A review of Fuller House defeats the purpose of Fuller House. Like a superhero sequel that exists only to set up the next film or like a ghostwritten celebrity memoir, its flaws are precisely what hardcore fans crave. That matters little as far as this one show goes: Anyone who thinks they wouldn’t be interested in Fuller House definitely wouldn’t be, and can go on about their lives. But the show’s existence is somewhat troubling for TV’s future.
The new Netflix series, dropping Friday, picks up the story of ABC’s family staple, which ran from 1987 to 1995. Back then, three single men (Bob Saget, John Stamos, and Dave Coulier) had teamed up to raise Saget’s three children (Candace Cameron, Jodie Sweetin, and, in a dual role, Mary-Kate and Ashley Olsen). It was a self-consciously saccharine show that derived its energy from the knowledge that there was always a sentimental lesson to be (re-)learned.
Fuller House nods to the present day, but only a little. Cameron, now married and a co-host of The View, is now credited as Candace Cameron Bure, and now she’s the one raising her kids as a single parent, with the help of Sweetin’s Stephanie and friend Kimmy Gibbler (Andrea Barber). Saget, Stamos, and Coulier are relegated to brief recurring guest spots. There are smartphones, as well as references to “binge-watching the Sharknado trilogy” and web-famous astrophysicist Neil deGrasse Tyson. And the Olsen twins are nowhere to be found, as (in life and within the show’s world) they’re too busy running their fashion empire. In the real world, this came out in the celebrity press; on the show, it is delivered directly to camera, in a manner that has the structure of a joke but no actual panache or wit. The laugh track (itself an anachronism, but one that’s fundamental to the show) howls.
This is the Full House way. The first show didn’t age well, but its rock-solid commitment to its own stupidity have made it impermeable to any doubts. When Macy Gray, guest-starring, serenades a dance-off that has come to include two dancers from Dancing With the Stars (on which the real Cameron Bure was a contestant), it’s dated, corny, and feels unrealistic even by the standards of the show’s own very elastic universe. It’s also kind of cute to see a show so dedicated to delivering only gratification for its audience at the expense of realism or focus on its characters. Full House‘s catchphrase, “How rude!,” has given way in Fuller House to “Holy chalupas!” It’s stupid, but why get mad? It’s trying to do nothing more than generate the sort of smile that kitsch always does.
The only false note—though not the only unrealistic moment or too-punny subjoke by any stretch—is the show’s attempt to get “real.” Stephanie Tanner, a character so stuck in the writers’ imagination as an uneducated child that at one point she refers to carrying a child “in my stomach” without apparent irony, is saddled with a traumatic history. It’s not worth spoiling, beyond the fact that neither the actors nor the show itself are up to dealing with any pain more lingering than a spat between siblings.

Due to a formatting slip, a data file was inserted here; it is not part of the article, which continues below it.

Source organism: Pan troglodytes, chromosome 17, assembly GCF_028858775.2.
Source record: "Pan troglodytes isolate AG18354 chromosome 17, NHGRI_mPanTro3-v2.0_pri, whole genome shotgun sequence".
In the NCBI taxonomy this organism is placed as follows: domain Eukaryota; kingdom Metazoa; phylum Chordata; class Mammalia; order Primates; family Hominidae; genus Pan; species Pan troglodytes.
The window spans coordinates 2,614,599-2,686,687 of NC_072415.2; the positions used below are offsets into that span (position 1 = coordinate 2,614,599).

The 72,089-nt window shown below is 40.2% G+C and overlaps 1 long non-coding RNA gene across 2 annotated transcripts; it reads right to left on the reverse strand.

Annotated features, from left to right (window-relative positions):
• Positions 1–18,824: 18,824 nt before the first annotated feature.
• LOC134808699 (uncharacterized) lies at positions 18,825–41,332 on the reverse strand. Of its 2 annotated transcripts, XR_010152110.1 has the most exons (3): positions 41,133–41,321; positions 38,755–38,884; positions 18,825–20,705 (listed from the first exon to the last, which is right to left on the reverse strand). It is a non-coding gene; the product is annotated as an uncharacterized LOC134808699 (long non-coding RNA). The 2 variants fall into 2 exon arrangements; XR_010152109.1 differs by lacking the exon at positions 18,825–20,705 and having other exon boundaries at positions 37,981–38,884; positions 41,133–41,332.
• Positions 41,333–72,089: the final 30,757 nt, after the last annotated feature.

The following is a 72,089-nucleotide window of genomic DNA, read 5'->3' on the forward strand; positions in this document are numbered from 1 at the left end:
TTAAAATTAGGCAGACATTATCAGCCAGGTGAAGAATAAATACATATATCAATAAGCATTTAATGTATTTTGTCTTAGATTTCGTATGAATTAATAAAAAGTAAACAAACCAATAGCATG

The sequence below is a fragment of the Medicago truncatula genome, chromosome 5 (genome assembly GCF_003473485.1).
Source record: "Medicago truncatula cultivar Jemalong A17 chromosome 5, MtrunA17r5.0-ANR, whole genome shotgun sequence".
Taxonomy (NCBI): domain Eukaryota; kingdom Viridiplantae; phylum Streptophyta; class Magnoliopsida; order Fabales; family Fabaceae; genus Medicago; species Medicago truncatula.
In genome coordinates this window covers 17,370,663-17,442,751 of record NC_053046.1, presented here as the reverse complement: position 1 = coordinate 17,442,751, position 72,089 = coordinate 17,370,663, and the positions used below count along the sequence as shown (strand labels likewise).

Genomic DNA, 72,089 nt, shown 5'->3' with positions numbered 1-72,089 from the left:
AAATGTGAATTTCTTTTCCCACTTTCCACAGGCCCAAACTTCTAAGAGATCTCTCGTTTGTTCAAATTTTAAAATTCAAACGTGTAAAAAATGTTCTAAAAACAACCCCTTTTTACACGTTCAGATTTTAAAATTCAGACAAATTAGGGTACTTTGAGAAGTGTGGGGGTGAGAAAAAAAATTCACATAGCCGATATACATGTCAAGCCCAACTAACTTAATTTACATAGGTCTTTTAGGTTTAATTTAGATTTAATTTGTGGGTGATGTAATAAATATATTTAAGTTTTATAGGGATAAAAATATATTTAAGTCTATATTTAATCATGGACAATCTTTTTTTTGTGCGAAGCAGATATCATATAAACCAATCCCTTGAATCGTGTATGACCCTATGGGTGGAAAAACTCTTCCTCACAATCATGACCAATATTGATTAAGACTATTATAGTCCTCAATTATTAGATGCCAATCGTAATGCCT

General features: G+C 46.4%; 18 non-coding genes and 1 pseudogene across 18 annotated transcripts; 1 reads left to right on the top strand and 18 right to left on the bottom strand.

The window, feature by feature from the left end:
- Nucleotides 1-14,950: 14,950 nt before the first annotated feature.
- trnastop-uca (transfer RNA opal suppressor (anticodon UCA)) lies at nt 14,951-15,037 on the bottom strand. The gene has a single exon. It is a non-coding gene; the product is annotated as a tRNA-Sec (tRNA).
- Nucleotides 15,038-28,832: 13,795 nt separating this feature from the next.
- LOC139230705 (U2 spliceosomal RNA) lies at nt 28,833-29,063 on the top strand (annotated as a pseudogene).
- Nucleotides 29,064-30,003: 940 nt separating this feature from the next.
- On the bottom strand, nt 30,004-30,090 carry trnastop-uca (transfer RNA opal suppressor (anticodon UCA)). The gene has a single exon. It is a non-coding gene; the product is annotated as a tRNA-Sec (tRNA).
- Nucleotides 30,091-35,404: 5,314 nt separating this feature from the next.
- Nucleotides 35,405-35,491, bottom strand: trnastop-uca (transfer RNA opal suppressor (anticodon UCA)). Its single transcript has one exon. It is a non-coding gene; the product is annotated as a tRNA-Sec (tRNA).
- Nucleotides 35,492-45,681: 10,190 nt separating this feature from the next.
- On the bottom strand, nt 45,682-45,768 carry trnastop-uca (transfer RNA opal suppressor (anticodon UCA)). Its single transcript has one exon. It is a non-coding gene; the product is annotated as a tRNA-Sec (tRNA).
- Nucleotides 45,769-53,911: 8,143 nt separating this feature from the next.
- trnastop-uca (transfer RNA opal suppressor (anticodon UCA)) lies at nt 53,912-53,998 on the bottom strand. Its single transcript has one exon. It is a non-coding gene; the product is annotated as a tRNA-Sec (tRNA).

Which gets to the real problem with Fuller House. Even if the show itself is an inexpensive grab for nostalgic viewers (as Slate’s Willa Paskin suggests, possibly less expensive than licensing Full House reruns), it’s consuming resources that could have gone in any other direction, up to and including a contemporary family sitcom that manages to merge cute kid antics with fully-formed adult characters, as, say, ABC’s black-ish has done.
Fuller House has nothing more to offer than a look at what an old show’s actors and format look like in the present day. It’s an utter failure of ambition in exactly the same way as was Fox’s recent X-Files reboot, whose nods to the present day were mean-spirited characterizations of transgender people and Muslims as well as the show’s own new kids (a junior Mulder-Scully pairing played by Robbie Amell and Lauren Ambrose). In the absence of new ideas about paranoia and conspiracy theories—of the sort the 14 years the show has been off the year ought to have provided—the show had nothing to recommend itself but the joy of seeing Gillian Anderson and David Duchovny back together, grasping for a plot. That the miniseries ended with a cliffhanger makes perfect sense; it has no real notion of what furthering the show’s plot might mean, and is content to spin out the plot for perhaps another miniseries to at least make some more money.
Just as Netflix passed up the opportunity to make a family sitcom that might mean something, so is Fox repeatedly spurning the chance to actually make a drama that works at all. The X-Files was unwatchable for anyone who falls short of a devoted fan, and yet its ratings were good enough to make forthcoming revivals of 24 and Prison Break seem wise. It’s good for the bottom line, but it stands to reason that the nostalgic glow will eventually wear off (there are only so many times that old Mulder-and-Scully magic can grip the heart). By that time, an opportunity to develop a drama that actually has contemporary concerns in mind will have been lost.
Not that Netflix, or Fox, needs advice. Fox is currently the network behind Empire, the drama that, more than any other on network TV, seems completely in step with contemporary ideas and the social-media-fueled viewing experience. Netflix has Love, among my favorite new series in the past year, along with stalwarts like House of Cards which are defiantly themselves. But nostalgia, as anyone who’s lost an afternoon with a yearbook or deep in Facebook, is a potent drug, and one best taken in extreme moderation. The success of Fuller House at capturing the precise spirit of its parent series is nothing to celebrate if it means more revivals of things that worked once and fewer big, risky attempts at making things that work now.
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